Developing a Modern Public Relations Strategy

Peter Panepento

Peter Panepento

Last month, Peter Panepento challenged nonprofits to Stop Approaching PR Like It’s 2007. This month’s he’s back to share more about how you can best reach your audience and cultivate relationships with the media. ~Kivi

Guest Post by Peter Panepento of Panepento Strategies

You probably wouldn’t expect Bob Dylan to draw inspiration from Frank Sinatra.

One was a hero of the 1960s counterculture. The other was an icon of the old American establishment.

But when Dylan released his recent new album — which covers a number of old Sinatra songs — he spoke freely about his admiration for the Chairman of the Board.

“Frank sang to you, not at you,” Dylan told AARP The Magazine. “I never wanted to be a singer that sings at somebody.”

For nonprofit public relations pros, Dylan’s statement carries a lot of meaning.

Gone are the days when we could communicate at our potential audiences. We can no longer rely solely on news releases, stories about donations and annual galas, or announcements about our work.

Today’s nonprofit communications teams should instead be thinking about how they can be speaking to the people they most want to reach — whether those people are reporters, potential donors, or activists.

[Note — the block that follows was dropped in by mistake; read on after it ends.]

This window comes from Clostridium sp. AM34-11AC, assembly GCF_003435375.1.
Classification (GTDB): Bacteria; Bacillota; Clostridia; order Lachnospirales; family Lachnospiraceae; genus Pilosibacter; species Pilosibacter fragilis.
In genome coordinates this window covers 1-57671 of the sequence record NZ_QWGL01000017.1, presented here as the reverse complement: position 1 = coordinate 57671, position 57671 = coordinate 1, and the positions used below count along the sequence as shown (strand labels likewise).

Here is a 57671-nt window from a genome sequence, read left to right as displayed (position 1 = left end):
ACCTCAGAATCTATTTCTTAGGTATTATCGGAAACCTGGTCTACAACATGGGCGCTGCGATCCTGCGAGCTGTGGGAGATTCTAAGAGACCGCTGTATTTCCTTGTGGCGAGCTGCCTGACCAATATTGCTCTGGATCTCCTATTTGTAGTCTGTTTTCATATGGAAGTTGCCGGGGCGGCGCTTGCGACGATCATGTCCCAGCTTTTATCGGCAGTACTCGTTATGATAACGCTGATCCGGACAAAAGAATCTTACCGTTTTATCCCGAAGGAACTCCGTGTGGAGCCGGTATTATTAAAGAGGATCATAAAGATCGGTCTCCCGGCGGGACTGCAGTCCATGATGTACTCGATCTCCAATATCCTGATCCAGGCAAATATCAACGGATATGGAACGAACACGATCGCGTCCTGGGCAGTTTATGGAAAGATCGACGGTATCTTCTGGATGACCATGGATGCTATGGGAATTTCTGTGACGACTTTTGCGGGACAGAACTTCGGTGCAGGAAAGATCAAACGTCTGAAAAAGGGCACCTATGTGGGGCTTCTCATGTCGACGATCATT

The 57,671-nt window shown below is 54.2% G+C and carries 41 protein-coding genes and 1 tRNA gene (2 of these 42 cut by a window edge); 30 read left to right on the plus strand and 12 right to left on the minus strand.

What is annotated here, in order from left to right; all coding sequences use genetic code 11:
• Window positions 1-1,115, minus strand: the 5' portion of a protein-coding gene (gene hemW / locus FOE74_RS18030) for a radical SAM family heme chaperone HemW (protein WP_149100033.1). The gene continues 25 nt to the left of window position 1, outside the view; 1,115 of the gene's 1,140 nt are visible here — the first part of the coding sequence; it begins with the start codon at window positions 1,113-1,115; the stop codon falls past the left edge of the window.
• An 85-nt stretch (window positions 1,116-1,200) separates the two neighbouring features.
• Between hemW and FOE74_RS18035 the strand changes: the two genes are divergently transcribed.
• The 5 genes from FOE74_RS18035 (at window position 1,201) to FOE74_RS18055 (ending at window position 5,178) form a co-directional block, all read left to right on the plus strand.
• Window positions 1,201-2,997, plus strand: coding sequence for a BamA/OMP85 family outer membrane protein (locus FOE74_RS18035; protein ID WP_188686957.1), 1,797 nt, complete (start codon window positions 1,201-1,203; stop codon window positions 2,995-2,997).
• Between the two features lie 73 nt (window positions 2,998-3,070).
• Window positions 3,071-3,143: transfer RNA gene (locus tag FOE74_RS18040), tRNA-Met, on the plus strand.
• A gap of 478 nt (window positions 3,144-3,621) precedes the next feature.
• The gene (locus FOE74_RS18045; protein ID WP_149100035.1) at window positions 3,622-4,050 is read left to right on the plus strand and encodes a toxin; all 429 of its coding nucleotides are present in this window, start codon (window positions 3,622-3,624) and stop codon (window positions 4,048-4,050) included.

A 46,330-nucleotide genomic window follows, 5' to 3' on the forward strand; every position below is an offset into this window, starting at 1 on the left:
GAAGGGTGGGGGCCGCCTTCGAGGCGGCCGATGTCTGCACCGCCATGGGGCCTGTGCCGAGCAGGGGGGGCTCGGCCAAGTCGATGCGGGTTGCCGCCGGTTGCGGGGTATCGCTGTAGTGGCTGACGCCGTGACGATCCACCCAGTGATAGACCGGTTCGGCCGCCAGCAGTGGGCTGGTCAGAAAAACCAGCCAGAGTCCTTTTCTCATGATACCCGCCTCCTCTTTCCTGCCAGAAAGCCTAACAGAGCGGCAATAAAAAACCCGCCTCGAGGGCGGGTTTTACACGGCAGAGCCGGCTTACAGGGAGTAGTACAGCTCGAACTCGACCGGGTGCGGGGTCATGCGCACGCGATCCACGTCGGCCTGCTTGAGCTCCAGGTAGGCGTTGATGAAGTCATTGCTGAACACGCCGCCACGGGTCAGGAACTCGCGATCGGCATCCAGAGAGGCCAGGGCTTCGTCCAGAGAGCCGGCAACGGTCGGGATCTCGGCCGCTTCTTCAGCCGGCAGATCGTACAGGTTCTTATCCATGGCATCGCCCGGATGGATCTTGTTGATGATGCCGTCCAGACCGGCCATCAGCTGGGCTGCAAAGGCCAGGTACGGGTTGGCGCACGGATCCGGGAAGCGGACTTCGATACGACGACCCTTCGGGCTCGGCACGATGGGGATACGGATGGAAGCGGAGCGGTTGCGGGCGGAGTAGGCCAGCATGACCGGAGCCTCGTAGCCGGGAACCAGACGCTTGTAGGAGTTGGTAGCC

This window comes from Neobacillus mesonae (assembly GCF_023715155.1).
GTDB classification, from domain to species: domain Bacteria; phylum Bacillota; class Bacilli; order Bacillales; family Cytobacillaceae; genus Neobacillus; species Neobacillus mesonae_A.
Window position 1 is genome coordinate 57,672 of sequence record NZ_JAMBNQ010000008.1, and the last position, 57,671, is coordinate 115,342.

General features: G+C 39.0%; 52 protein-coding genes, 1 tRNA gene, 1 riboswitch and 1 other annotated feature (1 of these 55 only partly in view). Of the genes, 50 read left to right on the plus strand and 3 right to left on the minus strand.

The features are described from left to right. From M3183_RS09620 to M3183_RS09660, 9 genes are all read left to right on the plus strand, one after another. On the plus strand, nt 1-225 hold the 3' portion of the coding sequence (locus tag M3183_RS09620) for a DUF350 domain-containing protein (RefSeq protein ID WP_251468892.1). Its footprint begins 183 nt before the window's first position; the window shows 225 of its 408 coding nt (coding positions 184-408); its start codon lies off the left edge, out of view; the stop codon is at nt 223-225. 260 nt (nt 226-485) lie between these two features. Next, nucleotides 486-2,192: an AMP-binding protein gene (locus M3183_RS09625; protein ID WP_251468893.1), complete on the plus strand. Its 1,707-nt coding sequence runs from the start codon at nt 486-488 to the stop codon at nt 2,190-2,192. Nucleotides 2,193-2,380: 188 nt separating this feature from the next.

Last month on this blog, I challenged nonprofit communicators to stop approaching media relations like they did in 2007. Today, I’d like to share some suggestions on how your organization can approach its media relations in a more engaging way.

And if Dylan had decided to become a nonprofit communicator rather than a musician, he would probably be taking this approach:

Determine who you most want to reach — Many organizations approach their public relations and communications with the idea that they need to reach everyone with the same message. As a result, they aren’t really speaking directly to anyone. To refine your approach, spend some time understanding your nonprofit’s larger goals — whether it’s to reach more wealthy donors, motivate people to take action on an important policy, or to drive more young people to raise money on your behalf.

Develop personas for those people — and determine where are the best channels to reach them. It might turn out that you shouldn’t be as interested in getting that announcement picked up on Page 4 of the local section of the daily newspaper in your city as you originally thought. You might actually be better served having your story told by a blogger who writes about your cause or your video shared on YouTube.

Establish your expertise — One way to get the attention of reporters is to become a go-to source when they are covering a particular issue. If you work at a health-care nonprofit, for example, having your executive director quoted in a story about a health trend is likely to give you more mileage than a mention about your annual gala. And here’s a secret about reporters — if you’ve been a good source for them in the past, they’re likely to put you at the top of their list of calls the next time they’re covering a topic.